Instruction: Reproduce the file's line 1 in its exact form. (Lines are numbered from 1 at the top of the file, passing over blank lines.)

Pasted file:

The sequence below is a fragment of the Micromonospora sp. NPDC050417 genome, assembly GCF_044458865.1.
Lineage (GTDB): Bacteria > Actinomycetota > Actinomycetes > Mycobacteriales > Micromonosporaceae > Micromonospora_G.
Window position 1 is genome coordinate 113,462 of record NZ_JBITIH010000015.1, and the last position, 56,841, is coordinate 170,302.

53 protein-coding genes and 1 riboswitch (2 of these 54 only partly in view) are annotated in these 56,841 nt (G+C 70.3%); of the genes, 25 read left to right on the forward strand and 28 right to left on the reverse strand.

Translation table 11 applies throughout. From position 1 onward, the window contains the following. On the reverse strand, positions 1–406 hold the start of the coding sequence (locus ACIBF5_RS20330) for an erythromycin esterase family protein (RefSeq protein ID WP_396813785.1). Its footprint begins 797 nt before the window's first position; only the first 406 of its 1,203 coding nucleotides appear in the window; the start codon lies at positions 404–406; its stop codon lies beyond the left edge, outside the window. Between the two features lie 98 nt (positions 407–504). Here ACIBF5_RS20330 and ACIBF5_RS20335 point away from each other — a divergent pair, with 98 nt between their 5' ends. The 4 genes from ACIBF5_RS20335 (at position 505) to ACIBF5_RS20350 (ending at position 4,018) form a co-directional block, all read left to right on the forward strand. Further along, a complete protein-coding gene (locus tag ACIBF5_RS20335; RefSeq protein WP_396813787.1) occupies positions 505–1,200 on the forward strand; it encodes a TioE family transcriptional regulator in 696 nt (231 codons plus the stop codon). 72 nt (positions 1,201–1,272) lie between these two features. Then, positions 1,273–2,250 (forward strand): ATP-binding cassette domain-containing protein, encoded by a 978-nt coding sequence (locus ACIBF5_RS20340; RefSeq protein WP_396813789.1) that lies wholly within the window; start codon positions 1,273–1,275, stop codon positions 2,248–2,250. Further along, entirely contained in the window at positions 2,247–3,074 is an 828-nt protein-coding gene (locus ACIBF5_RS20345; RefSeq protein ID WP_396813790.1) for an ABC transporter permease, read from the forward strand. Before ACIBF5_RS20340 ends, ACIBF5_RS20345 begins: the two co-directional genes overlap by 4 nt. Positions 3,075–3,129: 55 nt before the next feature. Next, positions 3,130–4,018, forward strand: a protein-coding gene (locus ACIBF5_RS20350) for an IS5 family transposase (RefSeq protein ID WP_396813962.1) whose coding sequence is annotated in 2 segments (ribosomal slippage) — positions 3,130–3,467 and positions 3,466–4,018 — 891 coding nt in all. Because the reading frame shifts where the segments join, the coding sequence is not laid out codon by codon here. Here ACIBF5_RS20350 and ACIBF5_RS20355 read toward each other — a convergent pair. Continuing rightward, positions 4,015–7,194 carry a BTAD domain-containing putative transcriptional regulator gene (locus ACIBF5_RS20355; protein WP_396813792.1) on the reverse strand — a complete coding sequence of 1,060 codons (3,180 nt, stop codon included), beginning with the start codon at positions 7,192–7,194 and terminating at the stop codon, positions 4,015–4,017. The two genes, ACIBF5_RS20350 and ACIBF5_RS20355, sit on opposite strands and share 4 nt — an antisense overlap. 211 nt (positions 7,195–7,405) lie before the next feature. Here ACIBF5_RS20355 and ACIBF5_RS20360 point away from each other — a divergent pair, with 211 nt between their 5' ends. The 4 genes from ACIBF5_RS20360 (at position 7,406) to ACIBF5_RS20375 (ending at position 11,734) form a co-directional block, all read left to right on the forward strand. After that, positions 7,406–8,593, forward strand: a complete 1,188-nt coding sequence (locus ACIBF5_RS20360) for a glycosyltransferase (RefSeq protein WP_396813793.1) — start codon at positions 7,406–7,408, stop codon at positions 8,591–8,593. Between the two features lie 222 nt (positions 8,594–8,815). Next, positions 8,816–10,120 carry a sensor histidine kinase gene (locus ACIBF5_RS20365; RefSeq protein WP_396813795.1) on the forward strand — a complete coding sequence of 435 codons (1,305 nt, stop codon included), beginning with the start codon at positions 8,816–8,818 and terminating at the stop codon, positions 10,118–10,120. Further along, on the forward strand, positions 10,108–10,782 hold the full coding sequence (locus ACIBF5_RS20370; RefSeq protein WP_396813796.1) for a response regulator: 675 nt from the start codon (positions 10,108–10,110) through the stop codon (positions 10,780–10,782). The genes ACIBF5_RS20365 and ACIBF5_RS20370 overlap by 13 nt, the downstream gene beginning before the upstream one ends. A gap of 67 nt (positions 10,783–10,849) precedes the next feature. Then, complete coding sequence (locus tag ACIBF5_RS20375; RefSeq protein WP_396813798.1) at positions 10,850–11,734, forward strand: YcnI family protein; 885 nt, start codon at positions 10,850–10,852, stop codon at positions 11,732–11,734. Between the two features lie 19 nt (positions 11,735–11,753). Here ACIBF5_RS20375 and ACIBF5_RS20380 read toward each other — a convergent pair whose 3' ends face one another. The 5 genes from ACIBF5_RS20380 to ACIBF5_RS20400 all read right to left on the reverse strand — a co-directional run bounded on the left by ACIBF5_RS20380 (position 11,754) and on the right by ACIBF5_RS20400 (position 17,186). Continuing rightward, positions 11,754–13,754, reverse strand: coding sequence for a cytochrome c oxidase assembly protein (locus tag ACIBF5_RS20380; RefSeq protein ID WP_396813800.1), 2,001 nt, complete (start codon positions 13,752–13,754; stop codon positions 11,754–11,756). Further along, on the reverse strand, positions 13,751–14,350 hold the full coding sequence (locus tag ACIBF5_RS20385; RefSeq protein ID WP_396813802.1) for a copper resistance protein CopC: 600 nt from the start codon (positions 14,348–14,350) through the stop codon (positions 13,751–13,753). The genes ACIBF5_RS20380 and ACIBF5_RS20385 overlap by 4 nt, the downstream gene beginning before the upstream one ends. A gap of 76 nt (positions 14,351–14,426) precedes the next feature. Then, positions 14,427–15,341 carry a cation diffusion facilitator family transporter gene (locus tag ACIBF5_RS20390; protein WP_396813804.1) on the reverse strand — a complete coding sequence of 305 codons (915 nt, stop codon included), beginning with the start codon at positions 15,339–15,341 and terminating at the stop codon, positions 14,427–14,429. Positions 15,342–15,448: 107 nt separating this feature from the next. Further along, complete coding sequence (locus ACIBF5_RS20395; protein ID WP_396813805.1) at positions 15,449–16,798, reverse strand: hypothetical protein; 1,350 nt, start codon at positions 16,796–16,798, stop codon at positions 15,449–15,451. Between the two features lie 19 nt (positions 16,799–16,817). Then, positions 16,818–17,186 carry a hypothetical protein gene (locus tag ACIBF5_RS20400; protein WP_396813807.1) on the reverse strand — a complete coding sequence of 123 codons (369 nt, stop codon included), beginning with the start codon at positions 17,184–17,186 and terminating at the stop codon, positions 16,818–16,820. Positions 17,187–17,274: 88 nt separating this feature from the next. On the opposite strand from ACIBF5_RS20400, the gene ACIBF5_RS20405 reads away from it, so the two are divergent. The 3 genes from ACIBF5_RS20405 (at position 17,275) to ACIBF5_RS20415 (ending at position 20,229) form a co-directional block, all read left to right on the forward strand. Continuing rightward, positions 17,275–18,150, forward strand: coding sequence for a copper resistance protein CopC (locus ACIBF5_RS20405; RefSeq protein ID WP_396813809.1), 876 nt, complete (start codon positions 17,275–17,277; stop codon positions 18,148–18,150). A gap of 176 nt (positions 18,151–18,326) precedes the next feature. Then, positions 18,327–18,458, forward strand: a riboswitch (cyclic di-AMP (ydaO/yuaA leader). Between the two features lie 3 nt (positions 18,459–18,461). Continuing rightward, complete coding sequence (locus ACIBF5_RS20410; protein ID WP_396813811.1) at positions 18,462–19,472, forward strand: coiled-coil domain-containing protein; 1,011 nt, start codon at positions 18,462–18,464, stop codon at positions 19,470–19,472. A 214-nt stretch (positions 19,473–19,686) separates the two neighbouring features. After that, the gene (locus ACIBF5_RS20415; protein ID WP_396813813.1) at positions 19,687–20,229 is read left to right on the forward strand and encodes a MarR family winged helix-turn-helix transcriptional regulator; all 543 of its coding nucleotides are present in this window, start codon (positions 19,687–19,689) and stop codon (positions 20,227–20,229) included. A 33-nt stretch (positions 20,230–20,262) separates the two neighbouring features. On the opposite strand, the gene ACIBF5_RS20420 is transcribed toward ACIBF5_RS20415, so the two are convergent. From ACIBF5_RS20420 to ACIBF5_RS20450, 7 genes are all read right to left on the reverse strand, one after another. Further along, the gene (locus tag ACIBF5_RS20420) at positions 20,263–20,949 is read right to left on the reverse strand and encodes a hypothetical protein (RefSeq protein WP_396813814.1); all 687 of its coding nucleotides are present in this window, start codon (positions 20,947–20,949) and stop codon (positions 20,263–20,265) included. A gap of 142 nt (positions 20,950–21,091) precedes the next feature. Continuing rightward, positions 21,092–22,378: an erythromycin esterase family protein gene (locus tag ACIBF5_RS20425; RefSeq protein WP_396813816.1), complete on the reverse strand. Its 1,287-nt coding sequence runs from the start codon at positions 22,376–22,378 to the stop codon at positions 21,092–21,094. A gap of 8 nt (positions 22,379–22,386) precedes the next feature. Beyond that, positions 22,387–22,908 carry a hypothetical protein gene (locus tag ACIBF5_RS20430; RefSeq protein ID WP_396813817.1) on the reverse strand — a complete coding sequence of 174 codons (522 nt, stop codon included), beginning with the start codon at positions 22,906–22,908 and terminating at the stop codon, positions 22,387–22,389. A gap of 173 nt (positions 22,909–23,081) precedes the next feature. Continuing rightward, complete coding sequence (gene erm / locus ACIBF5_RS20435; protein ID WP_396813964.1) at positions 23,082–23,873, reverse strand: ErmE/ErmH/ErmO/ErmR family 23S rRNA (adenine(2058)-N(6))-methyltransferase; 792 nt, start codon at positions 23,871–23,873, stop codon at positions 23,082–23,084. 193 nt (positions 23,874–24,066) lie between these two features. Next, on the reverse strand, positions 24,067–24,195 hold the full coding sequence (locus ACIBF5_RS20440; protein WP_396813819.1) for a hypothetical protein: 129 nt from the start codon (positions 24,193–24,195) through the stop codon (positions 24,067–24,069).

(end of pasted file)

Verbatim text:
The sequence below is a fragment of the Micromonospora sp. NPDC050417 genome, assembly GCF_044458865.1.